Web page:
The novel focuses both on the protagonist, who spent much of her childhood in Amsterdam, and several of her friends, who show different sides of being female and Taiwanese.
Lynn-Yuling Tzeng's novel (purchased here in Taiwan, although I can't recall exactly where) is an interesting, locally-published creation. For the first time I can remember, I have a book with no publishing information to be found anywhere on it, and Internet searches come up with very scanty results. Even tiny publishing houses generally put their brands on books they publish, so Tzeng's novel is something of an interesting anomaly. I wish I could remember how it came into our possession.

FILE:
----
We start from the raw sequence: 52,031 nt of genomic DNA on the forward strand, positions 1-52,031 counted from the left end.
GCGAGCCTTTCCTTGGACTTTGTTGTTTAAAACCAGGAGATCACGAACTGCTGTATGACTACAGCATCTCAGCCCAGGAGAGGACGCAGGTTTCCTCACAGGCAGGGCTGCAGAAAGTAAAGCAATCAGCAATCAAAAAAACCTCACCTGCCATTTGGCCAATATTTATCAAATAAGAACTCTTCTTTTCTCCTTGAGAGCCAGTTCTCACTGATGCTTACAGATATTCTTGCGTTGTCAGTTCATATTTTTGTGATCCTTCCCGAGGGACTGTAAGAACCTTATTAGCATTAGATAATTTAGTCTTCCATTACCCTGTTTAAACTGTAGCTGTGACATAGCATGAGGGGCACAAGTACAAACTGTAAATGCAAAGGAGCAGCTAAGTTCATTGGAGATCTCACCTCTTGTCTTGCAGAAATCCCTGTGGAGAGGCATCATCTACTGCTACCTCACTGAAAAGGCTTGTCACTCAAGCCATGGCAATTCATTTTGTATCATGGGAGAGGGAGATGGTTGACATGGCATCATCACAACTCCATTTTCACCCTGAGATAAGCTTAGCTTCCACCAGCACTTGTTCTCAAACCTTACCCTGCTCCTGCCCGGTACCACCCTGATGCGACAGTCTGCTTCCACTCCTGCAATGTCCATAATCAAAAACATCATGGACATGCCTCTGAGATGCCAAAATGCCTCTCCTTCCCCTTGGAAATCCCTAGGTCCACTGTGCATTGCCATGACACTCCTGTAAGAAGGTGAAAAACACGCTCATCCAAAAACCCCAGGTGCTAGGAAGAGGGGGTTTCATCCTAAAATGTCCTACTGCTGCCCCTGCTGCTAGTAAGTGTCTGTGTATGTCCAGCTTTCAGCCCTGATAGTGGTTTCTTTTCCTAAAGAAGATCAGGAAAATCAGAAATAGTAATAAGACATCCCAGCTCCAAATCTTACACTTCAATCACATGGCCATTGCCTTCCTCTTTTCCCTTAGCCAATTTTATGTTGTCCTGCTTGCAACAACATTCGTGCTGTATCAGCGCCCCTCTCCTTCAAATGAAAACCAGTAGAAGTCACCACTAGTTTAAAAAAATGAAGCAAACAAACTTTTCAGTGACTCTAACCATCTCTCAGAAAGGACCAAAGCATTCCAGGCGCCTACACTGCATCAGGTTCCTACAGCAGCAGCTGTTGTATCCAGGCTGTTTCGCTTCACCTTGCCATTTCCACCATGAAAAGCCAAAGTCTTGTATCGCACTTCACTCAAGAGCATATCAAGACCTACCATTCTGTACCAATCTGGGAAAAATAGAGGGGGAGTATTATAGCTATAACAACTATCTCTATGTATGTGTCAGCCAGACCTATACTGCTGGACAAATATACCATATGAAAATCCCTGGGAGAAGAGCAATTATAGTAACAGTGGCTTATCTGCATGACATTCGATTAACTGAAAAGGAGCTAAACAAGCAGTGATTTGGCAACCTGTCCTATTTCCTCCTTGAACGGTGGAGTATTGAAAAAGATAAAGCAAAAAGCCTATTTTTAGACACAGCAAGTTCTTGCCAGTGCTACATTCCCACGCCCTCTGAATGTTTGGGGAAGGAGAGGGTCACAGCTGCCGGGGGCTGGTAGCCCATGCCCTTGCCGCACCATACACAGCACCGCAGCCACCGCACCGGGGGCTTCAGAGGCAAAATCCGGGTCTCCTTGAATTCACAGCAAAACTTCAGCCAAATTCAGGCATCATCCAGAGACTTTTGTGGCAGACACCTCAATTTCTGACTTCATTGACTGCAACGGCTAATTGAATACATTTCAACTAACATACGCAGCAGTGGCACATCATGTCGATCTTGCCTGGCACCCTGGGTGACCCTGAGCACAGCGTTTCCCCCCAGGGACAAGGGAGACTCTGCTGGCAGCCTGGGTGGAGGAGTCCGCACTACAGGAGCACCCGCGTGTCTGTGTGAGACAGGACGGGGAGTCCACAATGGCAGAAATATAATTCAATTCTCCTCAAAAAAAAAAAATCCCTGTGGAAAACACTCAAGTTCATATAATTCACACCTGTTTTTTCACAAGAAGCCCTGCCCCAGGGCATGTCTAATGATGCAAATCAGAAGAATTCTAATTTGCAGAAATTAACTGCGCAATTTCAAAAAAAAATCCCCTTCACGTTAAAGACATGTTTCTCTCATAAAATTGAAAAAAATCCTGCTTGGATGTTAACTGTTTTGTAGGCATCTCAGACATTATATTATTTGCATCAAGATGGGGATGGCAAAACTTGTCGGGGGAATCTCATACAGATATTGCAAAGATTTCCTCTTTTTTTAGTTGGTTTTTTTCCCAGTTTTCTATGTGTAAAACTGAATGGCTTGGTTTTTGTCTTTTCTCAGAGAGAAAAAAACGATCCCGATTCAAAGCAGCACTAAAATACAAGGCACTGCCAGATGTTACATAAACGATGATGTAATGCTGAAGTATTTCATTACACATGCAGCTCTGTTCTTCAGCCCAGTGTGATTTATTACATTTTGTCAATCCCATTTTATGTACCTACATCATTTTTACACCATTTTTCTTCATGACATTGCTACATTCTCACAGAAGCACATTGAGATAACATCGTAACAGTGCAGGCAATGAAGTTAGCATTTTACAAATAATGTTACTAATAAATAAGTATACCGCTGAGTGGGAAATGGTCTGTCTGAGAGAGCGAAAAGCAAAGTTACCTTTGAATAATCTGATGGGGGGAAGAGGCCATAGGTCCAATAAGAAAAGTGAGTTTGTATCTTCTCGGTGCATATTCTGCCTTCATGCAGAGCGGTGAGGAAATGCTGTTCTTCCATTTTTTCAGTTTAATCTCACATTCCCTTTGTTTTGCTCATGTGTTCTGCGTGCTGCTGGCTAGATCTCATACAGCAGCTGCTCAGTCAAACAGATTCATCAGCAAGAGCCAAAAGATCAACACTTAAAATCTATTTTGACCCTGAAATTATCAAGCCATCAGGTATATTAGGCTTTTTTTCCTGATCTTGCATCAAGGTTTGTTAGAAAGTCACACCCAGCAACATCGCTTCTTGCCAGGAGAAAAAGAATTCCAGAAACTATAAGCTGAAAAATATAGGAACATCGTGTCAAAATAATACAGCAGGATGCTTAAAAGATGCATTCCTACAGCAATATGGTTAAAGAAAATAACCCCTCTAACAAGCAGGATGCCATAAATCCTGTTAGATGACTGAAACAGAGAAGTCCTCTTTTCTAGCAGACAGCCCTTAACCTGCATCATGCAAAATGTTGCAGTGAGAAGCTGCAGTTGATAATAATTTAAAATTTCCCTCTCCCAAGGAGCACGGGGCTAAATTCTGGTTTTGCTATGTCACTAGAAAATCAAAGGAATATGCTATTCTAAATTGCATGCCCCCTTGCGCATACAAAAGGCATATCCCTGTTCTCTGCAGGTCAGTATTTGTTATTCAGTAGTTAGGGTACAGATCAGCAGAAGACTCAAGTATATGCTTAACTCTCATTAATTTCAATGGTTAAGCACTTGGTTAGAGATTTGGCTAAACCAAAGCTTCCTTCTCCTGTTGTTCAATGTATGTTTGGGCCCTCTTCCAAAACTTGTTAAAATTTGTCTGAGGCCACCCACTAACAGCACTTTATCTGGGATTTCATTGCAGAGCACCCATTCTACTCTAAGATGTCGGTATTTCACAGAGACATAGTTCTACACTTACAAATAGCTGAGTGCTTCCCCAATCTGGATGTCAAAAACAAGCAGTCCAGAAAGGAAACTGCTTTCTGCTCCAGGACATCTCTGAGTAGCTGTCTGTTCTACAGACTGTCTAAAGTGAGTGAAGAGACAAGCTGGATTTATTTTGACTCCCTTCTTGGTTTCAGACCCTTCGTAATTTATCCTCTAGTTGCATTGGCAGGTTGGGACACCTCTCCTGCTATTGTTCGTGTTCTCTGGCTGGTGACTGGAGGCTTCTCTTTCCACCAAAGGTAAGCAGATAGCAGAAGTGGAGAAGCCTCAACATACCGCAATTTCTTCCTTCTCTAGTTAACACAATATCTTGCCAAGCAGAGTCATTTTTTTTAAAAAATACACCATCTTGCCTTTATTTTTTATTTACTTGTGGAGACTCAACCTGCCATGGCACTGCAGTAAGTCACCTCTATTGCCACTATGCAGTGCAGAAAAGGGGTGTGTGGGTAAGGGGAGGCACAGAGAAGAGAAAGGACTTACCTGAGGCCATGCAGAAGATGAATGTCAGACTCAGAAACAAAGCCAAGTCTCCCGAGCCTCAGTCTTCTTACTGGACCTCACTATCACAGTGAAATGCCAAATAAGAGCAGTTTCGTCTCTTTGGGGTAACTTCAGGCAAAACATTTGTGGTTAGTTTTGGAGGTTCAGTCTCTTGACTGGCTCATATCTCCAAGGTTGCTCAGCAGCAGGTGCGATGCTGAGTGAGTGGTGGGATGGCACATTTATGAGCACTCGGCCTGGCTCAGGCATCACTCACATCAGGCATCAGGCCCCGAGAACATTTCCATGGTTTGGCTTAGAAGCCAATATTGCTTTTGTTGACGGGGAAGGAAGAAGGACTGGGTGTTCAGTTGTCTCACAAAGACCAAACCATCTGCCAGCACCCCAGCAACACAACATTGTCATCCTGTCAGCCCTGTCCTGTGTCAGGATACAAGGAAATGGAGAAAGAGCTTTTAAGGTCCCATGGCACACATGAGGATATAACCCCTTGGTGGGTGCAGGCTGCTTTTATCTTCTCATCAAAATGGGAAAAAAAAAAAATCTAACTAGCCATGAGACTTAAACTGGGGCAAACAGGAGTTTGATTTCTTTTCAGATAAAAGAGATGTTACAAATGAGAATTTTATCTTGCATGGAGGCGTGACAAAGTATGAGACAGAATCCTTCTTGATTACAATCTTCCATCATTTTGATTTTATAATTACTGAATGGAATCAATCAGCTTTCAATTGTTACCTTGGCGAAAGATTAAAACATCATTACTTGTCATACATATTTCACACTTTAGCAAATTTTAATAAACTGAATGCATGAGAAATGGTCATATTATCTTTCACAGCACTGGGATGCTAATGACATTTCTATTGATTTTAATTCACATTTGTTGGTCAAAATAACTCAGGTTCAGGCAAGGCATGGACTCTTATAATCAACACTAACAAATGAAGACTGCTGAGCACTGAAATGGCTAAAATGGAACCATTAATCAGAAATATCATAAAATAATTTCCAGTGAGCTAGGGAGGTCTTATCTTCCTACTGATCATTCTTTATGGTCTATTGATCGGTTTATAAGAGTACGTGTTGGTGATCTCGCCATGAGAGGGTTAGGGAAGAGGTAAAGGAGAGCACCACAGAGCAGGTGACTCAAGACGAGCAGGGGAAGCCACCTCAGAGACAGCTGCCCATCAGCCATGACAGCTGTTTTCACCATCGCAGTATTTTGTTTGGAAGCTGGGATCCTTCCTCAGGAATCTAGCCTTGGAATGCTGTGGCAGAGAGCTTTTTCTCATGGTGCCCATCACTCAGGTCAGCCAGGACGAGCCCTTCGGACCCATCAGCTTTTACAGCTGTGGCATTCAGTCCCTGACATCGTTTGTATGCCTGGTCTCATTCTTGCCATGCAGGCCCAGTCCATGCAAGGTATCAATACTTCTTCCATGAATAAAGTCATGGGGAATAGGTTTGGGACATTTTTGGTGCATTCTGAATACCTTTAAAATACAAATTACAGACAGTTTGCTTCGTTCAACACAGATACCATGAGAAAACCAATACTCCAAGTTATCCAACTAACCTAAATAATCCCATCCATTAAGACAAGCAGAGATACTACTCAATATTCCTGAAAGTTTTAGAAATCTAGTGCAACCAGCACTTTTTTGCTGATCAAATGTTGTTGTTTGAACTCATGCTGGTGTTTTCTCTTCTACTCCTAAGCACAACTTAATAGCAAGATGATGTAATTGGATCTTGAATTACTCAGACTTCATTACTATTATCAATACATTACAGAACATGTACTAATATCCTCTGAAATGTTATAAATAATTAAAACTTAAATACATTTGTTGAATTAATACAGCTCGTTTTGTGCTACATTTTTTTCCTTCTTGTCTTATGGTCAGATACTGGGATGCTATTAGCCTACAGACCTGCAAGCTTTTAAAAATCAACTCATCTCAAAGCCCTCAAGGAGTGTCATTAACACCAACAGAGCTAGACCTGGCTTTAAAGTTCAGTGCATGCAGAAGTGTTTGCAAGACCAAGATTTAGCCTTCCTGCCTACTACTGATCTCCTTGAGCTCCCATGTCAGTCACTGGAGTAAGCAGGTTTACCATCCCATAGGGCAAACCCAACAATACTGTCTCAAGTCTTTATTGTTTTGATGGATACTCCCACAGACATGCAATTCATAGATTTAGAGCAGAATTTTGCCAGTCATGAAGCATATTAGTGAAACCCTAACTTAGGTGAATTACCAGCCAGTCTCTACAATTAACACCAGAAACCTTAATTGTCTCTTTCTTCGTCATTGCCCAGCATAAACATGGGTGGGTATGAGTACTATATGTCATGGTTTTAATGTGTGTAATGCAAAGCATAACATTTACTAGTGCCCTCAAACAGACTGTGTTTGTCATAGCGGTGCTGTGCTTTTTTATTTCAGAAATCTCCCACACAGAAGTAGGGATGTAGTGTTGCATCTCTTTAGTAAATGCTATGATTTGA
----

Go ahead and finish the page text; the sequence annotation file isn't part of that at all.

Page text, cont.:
This is going to sound unkinder than I mean it, but here goes: This book clearly never saw a professional editor. It's not just that the prose makes me think it was written by a non-native English speaker and then proofread by a native speaker who didn't feel at liberty to edit on a large scale. It's also the odd and inconsistent use of footnotes, and a generally not-quite-polished style.
And that's not meant as negativity -- I rather liked the slight clunkiness. It brought me feeling a bit closer to the author, as if I was reading a manuscript. It didn't take me long to get accustomed to the style, and then I felt perfectly at ease with it.
I just have one negative thing to say about the novel. I know it's explicitly a feminist work. I'm not even going to say there's nothing wrong with that -- that would just sound condescending -- but rather, I like that; I like reading books written by people who are not coming from my own viewpoint. That said, I wish there had been male characters in this universe who weren't jerks. That's all.